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Pastoral 2018

Boasting in the LORD


The psalmist David said, “My soul shall make her boast in the LORD” (Psalm 34:2). Similarly, in another psalm it is said, “In God we boast all the day long, and praise thy name for ever. Selah” (Psalm 44:8). “Boasting” in the Lord is all about duly and joyfully acknowledging and exalting the Lord above oneself and everything else. It is about rejoicing in the Lord and all that He has done. An elevated feeling of gratitude, praise and rejoicing overwhelms the man who boasts in the Lord, and he spontaneously and sincerely exalts the Lord.

Since the soul that boasts in the Lord is most concerned about the Lord’s praise, it will be least concerned about its own glory. When the glory of the Lord is the soul’s uppermost passion, the soul boasts in nothing but the Lord alone. That soul will be selfdenying and full of thanksgiving before the Lord. As one strives to give all glory to God, not only will arrogance and self-glorying dissipate, God’s praise alone will also fill one’s mouth all the time. The passion of every Christian then is to boast in the Lord!

Scripture instructs us, through many exhortations and examples, how we ought to boast or glory in the Lord.

Boast in the Knowledge of the Lord

The Lord has declared, “let him that glorieth glory in this, that he understandeth and knoweth me, that I am the LORD which exercise lovingkindness, judgment, and righteousness, in the earth: for in these things I delight, saith the LORD” (Jeremiah 9:24).

Intellectual apprehension of the truth of God and His character is an absolute necessity to engender pure, genuine boasting. The people who have neglected or forsaken the Lord have nothing at all to really boast about. Their boasting is in vain! Their confidence in themselves – be it in their own knowledge or strength or riches – would prove futile. Only the knowledge and experience of God and His goodness provide steadfast rejoicing. There is no greater glory than that we live to know God, who has made us for His glory.

The only appropriate basis for boasting is that a person knows and understands the Lord and His greatness, even His “lovingkindness, judgment, and righteousness”. Real, perfect lasting glory belongs to God, and only in Him can there be legitimate boasting. Only in the Lord can His people find unfailing love, judgment and righteousness, which can grant them satisfaction, confidence, hope and joy. Only those who are given to enjoy God’s great glory can really have reason for proper glorying or boasting. As the Westminster Catechism states, “The chief end of man is to glorify God, and to enjoy him for ever.” Until man subjects his passion and power to the glory and joy in the Lord, he has nothing worthy of boasting. True glory of man comes about only when he has known his glorious God.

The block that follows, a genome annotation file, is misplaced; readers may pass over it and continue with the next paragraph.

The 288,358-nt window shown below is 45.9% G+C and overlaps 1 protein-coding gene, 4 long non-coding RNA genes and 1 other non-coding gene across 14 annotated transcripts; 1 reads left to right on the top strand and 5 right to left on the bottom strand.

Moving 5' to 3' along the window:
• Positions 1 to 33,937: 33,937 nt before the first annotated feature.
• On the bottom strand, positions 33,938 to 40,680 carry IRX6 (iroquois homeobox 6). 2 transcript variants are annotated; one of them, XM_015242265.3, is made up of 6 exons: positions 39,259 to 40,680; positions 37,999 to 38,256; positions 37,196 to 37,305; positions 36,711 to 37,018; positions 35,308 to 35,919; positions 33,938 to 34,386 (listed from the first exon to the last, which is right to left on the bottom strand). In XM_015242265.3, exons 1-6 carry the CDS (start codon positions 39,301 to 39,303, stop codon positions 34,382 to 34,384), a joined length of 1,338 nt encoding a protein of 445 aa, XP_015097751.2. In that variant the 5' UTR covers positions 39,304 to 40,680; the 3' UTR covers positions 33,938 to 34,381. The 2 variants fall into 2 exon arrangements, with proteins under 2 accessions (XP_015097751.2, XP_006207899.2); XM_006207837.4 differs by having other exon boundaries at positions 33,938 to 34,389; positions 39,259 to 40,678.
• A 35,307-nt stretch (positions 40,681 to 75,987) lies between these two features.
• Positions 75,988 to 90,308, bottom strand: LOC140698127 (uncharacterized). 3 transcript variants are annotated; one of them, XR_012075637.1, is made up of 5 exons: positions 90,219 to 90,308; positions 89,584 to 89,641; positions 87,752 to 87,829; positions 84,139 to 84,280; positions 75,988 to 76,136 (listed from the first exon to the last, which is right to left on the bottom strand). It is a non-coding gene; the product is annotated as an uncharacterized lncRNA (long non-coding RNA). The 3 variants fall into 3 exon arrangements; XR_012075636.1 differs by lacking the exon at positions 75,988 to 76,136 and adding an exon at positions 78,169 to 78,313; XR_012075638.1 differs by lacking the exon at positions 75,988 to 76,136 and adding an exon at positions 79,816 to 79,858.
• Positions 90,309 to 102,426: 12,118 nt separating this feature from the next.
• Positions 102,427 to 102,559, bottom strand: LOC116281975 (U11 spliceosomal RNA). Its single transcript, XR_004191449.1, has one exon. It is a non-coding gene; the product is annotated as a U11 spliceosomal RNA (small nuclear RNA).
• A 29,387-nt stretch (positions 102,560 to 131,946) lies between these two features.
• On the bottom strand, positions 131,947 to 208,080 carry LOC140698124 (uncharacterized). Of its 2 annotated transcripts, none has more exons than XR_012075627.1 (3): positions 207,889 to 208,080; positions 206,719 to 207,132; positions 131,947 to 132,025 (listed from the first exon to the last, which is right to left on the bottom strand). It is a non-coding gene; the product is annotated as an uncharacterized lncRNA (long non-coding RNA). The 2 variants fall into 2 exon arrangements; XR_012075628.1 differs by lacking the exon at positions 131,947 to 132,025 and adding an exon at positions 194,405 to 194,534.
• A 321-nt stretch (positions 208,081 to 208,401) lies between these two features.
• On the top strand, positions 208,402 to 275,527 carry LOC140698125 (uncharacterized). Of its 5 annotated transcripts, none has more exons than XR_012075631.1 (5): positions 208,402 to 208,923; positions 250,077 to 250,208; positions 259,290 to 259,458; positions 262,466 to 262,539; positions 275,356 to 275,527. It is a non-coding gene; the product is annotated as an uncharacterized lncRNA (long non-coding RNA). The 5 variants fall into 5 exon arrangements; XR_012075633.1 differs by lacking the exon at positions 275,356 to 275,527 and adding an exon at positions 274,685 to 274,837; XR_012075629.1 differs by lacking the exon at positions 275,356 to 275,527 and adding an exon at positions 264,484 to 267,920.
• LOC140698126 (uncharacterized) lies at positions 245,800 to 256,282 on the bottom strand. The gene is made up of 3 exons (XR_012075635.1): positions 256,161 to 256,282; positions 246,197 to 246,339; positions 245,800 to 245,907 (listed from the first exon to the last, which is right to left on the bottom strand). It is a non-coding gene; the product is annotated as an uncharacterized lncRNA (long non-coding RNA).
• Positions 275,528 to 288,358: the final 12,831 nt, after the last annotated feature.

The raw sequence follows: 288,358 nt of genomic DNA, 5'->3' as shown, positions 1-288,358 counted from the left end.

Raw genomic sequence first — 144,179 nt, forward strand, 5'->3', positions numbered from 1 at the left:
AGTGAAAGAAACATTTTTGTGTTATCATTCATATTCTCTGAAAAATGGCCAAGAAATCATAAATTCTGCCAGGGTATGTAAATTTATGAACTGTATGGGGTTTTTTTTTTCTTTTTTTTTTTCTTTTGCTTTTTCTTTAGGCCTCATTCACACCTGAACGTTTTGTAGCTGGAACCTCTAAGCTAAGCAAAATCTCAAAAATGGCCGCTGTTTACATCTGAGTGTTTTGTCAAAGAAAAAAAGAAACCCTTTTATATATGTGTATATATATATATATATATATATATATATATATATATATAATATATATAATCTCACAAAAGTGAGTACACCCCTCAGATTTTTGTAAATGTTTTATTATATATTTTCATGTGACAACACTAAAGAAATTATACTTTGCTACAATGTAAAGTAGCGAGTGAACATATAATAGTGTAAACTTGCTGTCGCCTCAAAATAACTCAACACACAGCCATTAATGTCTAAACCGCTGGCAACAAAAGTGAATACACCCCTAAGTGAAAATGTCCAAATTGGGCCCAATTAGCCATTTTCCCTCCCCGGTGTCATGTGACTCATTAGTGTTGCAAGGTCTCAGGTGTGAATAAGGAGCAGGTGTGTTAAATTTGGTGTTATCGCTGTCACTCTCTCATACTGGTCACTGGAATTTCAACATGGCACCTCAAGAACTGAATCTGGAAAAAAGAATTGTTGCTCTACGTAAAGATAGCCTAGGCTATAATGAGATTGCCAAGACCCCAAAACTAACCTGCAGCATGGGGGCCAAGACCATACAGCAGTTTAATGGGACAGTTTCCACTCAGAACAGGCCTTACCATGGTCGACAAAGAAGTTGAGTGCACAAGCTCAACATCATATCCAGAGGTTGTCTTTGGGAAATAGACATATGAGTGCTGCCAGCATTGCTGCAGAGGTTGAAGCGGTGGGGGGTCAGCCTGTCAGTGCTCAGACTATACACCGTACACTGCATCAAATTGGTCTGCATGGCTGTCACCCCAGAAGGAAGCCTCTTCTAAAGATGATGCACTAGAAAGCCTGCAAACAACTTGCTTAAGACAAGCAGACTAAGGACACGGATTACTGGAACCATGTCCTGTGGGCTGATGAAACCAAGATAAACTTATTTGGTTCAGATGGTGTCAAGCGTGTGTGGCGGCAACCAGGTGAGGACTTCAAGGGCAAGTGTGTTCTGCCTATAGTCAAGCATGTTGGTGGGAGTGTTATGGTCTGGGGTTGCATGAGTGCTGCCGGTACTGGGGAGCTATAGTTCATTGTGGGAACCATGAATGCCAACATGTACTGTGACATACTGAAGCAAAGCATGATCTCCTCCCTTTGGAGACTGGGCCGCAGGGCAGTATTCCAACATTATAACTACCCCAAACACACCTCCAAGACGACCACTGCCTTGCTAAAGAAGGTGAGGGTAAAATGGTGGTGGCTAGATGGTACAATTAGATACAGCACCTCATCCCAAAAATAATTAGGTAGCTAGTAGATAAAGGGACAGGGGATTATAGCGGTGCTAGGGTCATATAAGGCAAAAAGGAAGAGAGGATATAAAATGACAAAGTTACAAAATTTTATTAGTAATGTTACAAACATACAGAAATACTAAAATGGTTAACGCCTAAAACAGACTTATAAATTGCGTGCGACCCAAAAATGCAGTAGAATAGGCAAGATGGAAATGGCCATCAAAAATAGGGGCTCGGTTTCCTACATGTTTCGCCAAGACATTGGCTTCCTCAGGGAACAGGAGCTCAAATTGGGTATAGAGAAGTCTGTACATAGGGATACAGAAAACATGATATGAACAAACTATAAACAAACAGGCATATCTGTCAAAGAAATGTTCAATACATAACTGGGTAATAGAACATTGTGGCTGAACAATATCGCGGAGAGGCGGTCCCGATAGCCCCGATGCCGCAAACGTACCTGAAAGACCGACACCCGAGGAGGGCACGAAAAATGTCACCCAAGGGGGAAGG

Much of the religiosity of our time is generated through the use of sensory appeals in church worship services. It is built upon the philosophy of getting people to attain emotional elation. Very little is achieved when it comes to filling the minds of the people with the sacred knowledge of God with clarity and precision. The religious “boasting” of many modern churchgoers is spiritually weak, for it is not built on sound knowledge of God’s truth. They are like ancient Israel, whom the prophet Jeremiah rebuked: “For my people is foolish, they have not known me; they are sottish children, and they have none understanding: they are wise to do evil, but to do good they have no knowledge” (Jeremiah 4:22). Likewise, the emotionalism of modern churchgoers, being without deep-seated understanding of and total devotion to God’s glorious truths, is nothing but vain boasting!